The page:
The B’s picked a pretty inopportune time to play one of their worst periods of the season, as they were flatter than a piece of paper in the opening minutes. That slow start is a big reason the Bruins lost Game 7 by the score of 3-1 and saw their season end Wednesday night.
The Bruins knew — or at least they said they knew — how important a strong start would be. The team that scored first had won all six games of the series leading up to Game 7. The Bruins saw how vital it was in Game 6, too, where Lars Eller’s goal just 2:11 into the game set the tone for a 4-0 blowout. In Game 7, it was Dale Weise who scored the game’s first goal just 2:18 into the game.
The goal was only part of the problem. The Bruins were sloppy with the puck for almost the entire period. Their breakouts were poor, and their transition game was nonexistent. The puck seemed allergic to the Boston sticks. It was a mess and a waste of a valuable 20 minutes of hockey.
For a team like the Bruins that struggles to play from behind, and in a series in which scoring the first goal was so important, it’s easy to see why Boston’s 3-2 series withered.
“I don’t know if we were nervous or — for sure that wasn’t the start that we were kind of trying to have,” Bruins captain Zdeno Chara said. “We were not moving the puck well.”
The Bruins’ core has plenty of Game 7 experience. When you look at players such as Chara, Patrice Bergeron, Milan Lucic, David Krejci or Johnny Boychuk — just to name a few — playing in a Game 7 is nothing new for them. But for some of the younger players — especially on the back end — the magnitude of that moment can be intimidating. That seemed to be the case for the Bruins’ young defensemen. It especially was evident on the first Canadiens goal when Matt Bartkowski (playing in his second career Game 7) was caught puck-watching and allowed Weise to slide in the back door and score on a pass from Daniel Briere.
“There’s no doubt that there was maybe a lot on their plate in these last few games and maybe could tell a lack of experience and the nervousness,” Bruins coach Claude Julien said. “But it’s not just those guys. We had seven first-year players — some a little older than others — but seven first-year players in our lineup. And I’m not using that as an excuse. I’m just saying that to me, that stood out tonight as far as guys maybe not being at the top of their game.”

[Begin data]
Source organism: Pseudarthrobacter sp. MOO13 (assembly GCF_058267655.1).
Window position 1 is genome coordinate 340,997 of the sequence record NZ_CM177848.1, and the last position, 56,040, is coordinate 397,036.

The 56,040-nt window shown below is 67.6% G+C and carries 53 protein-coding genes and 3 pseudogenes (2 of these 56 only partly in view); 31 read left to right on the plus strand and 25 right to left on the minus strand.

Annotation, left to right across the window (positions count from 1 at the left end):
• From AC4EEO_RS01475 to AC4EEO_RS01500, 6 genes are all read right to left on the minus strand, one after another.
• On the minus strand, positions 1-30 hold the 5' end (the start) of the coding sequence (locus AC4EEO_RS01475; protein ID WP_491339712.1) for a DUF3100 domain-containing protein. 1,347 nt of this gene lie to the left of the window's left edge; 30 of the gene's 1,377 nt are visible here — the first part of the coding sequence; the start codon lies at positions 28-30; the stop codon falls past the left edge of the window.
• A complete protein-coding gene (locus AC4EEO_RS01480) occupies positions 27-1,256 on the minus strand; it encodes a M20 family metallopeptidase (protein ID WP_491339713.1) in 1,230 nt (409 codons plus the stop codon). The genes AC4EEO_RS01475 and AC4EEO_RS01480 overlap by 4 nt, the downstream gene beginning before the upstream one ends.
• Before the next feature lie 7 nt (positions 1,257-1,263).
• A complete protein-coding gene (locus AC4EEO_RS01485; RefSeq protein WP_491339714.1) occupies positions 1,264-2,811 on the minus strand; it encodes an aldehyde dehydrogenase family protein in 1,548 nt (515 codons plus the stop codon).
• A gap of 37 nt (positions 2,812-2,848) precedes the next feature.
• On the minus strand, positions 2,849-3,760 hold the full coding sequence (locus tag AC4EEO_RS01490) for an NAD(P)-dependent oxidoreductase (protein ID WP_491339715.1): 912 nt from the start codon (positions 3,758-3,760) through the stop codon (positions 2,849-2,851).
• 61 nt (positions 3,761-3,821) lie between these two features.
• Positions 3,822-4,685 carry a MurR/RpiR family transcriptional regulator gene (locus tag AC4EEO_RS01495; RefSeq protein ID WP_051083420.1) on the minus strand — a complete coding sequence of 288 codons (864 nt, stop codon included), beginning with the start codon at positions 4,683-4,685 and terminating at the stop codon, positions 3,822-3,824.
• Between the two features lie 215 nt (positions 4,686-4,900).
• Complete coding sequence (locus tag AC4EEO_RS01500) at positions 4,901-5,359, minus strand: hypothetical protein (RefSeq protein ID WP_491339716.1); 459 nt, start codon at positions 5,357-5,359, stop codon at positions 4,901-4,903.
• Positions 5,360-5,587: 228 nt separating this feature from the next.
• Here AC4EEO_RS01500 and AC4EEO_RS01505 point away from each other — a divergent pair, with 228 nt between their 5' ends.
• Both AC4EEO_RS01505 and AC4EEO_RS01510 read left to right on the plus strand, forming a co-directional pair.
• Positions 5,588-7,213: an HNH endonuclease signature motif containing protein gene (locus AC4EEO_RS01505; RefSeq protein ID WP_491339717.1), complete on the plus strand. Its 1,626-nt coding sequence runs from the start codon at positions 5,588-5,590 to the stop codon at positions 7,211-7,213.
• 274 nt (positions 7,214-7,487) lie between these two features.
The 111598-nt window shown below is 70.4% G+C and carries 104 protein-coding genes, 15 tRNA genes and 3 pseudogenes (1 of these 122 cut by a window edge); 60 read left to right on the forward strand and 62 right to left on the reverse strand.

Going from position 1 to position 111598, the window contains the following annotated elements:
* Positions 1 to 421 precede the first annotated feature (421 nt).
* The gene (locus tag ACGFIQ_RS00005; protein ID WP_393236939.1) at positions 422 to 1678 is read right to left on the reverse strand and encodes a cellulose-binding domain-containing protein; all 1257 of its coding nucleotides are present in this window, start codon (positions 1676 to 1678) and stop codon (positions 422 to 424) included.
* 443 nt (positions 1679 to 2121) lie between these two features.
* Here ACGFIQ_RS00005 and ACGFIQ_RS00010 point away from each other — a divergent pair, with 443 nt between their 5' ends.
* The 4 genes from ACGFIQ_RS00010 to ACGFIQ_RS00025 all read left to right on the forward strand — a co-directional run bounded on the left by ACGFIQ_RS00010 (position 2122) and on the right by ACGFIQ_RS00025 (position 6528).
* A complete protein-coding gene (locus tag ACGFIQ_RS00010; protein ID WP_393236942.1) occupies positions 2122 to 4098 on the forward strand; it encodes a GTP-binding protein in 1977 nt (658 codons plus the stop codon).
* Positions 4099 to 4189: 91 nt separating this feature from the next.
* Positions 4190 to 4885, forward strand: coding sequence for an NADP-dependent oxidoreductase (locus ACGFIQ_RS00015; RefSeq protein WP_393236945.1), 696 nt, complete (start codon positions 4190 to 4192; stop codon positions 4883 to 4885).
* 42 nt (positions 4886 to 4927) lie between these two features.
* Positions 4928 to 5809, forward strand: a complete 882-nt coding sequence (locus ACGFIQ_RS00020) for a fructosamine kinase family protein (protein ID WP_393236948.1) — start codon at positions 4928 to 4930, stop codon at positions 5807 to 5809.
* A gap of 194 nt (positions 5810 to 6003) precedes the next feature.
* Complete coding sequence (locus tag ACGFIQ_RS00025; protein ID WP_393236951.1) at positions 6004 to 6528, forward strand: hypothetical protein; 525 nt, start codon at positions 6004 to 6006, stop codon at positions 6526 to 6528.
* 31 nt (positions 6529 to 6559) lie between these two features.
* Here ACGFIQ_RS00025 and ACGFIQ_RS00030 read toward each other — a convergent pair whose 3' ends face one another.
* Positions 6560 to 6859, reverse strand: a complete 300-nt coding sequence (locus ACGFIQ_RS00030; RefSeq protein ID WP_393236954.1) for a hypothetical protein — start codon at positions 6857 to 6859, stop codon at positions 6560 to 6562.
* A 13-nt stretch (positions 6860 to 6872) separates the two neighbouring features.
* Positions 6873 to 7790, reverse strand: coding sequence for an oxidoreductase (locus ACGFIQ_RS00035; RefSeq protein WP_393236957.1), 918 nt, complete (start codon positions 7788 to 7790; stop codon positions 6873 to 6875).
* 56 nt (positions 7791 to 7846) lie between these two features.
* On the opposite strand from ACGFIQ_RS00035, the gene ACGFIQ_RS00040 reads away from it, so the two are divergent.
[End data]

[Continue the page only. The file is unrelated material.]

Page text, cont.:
The Bruins were lucky to escape the period only down a goal. However, the Canadiens scored the next goal, too, as Max Pacioretty’s revival continued with the big winger blasting a one-timer by Tuukka Rask midway through the second. Boston was a year and a day removed from its historic Game 7 comeback against Toronto, but no such comeback was in the cards Wednesday night. There are only so many times you come back before it catches up to you. It caught up with the Bruins in Game 7.
“I’ve said that before — you can’t rely on comebacks to win games every time, and that’s it,” Bergeron said. “That’s an example right there that it’s not going to happen every time. You do believe, you do have the confidence that it might happen, but you can’t rely on it.”
That reliance might have turned hopes of a deep playoff run into a disappointing end to the season.